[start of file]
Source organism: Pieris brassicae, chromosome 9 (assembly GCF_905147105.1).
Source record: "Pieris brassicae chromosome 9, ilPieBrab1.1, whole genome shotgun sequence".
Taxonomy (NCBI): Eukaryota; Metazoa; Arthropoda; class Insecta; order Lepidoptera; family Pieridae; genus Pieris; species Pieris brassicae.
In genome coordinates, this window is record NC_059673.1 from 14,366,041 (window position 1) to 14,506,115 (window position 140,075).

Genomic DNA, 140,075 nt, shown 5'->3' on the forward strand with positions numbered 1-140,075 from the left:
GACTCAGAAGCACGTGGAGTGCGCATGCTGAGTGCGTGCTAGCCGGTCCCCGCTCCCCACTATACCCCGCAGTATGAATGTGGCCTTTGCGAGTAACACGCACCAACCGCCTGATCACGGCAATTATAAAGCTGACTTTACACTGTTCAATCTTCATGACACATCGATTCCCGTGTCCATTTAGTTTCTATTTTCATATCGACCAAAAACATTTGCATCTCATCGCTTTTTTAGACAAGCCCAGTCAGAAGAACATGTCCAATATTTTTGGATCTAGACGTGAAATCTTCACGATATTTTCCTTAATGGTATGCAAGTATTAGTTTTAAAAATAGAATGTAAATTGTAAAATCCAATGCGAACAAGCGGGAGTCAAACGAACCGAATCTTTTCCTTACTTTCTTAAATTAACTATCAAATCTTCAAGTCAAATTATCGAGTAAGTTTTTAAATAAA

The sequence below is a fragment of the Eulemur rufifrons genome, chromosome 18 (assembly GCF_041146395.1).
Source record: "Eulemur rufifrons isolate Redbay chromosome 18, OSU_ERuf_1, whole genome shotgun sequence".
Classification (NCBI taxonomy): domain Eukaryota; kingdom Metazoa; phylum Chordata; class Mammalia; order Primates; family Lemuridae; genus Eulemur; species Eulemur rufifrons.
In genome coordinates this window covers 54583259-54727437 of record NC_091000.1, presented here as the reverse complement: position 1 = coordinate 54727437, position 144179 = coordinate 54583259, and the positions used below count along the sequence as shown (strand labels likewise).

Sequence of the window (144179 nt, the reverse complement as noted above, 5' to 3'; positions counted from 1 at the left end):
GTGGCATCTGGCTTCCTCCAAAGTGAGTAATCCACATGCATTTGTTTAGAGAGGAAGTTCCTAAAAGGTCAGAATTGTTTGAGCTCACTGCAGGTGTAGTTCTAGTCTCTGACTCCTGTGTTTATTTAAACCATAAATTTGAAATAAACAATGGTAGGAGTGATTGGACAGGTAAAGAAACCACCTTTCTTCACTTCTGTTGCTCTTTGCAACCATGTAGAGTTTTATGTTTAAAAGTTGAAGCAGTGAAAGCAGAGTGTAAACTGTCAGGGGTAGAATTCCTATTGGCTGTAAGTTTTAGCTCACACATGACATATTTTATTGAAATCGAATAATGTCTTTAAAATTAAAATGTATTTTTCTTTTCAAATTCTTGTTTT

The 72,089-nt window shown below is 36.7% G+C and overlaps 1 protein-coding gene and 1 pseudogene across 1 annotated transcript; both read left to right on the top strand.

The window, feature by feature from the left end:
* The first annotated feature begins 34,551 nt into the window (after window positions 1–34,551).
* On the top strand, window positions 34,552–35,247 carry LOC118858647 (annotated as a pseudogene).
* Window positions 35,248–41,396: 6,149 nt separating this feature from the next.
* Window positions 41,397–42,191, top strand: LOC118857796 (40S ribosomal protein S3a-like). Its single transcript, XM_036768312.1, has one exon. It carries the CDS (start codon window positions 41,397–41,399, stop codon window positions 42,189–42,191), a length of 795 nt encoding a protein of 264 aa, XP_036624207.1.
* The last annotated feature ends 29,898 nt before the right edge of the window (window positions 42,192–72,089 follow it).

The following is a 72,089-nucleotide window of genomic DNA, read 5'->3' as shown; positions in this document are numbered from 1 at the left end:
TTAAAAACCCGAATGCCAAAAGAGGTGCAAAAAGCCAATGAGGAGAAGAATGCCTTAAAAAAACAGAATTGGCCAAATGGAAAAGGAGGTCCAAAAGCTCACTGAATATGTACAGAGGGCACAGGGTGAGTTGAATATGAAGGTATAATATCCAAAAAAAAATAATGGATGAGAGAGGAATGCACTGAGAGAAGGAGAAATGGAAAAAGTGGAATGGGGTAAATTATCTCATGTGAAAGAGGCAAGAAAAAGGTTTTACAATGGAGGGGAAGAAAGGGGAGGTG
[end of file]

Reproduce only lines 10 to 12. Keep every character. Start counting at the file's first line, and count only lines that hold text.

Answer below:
In genome coordinates this window covers 54583259-54727437 of record NC_091000.1, presented here as the reverse complement: position 1 = coordinate 54727437, position 144179 = coordinate 54583259, and the positions used below count along the sequence as shown (strand labels likewise).

Sequence of the window (144179 nt, the reverse complement as noted above, 5' to 3'; positions counted from 1 at the left end):
GTGGCATCTGGCTTCCTCCAAAGTGAGTAATCCACATGCATTTGTTTAGAGAGGAAGTTCCTAAAAGGTCAGAATTGTTTGAGCTCACTGCAGGTGTAGTTCTAGTCTCTGACTCCTGTGTTTATTTAAACCATAAATTTGAAATAAACAATGGTAGGAGTGATTGGACAGGTAAAGAAACCACCTTTCTTCACTTCTGTTGCTCTTTGCAACCATGTAGAGTTTTATGTTTAAAAGTTGAAGCAGTGAAAGCAGAGTGTAAACTGTCAGGGGTAGAATTCCTATTGGCTGTAAGTTTTAGCTCACACATGACATATTTTATTGAAATCGAATAATGTCTTTAAAATTAAAATGTATTTTTCTTTTCAAATTCTTGTTTT